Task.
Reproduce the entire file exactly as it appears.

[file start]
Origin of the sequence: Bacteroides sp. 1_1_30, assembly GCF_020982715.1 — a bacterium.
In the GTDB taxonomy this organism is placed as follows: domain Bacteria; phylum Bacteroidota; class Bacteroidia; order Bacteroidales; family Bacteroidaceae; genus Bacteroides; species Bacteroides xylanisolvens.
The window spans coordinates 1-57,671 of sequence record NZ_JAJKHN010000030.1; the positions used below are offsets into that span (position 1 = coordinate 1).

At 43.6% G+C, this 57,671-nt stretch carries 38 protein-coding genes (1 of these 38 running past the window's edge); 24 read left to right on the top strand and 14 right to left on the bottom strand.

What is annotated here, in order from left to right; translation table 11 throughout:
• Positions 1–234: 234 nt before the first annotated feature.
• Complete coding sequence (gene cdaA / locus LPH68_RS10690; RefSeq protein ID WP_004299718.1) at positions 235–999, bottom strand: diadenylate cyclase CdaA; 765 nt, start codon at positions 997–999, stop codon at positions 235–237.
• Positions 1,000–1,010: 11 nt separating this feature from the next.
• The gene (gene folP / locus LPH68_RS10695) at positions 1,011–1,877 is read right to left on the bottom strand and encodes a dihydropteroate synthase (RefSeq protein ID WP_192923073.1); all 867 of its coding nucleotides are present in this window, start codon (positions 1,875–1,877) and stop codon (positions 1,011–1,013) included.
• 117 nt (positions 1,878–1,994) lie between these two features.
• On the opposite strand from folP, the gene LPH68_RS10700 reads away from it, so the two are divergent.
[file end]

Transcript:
Origin of the sequence: Bacteroides sp. 1_1_30, assembly GCF_020982715.1 — a bacterium.
In the GTDB taxonomy this organism is placed as follows: domain Bacteria; phylum Bacteroidota; class Bacteroidia; order Bacteroidales; family Bacteroidaceae; genus Bacteroides; species Bacteroides xylanisolvens.
The window spans coordinates 1-57,671 of sequence record NZ_JAJKHN010000030.1; the positions used below are offsets into that span (position 1 = coordinate 1).

At 43.6% G+C, this 57,671-nt stretch carries 38 protein-coding genes (1 of these 38 running past the window's edge); 24 read left to right on the top strand and 14 right to left on the bottom strand.

What is annotated here, in order from left to right; translation table 11 throughout:
• Positions 1–234: 234 nt before the first annotated feature.
• Complete coding sequence (gene cdaA / locus LPH68_RS10690; RefSeq protein ID WP_004299718.1) at positions 235–999, bottom strand: diadenylate cyclase CdaA; 765 nt, start codon at positions 997–999, stop codon at positions 235–237.
• Positions 1,000–1,010: 11 nt separating this feature from the next.
• The gene (gene folP / locus LPH68_RS10695) at positions 1,011–1,877 is read right to left on the bottom strand and encodes a dihydropteroate synthase (RefSeq protein ID WP_192923073.1); all 867 of its coding nucleotides are present in this window, start codon (positions 1,875–1,877) and stop codon (positions 1,011–1,013) included.
• 117 nt (positions 1,878–1,994) lie between these two features.
• On the opposite strand from folP, the gene LPH68_RS10700 reads away from it, so the two are divergent.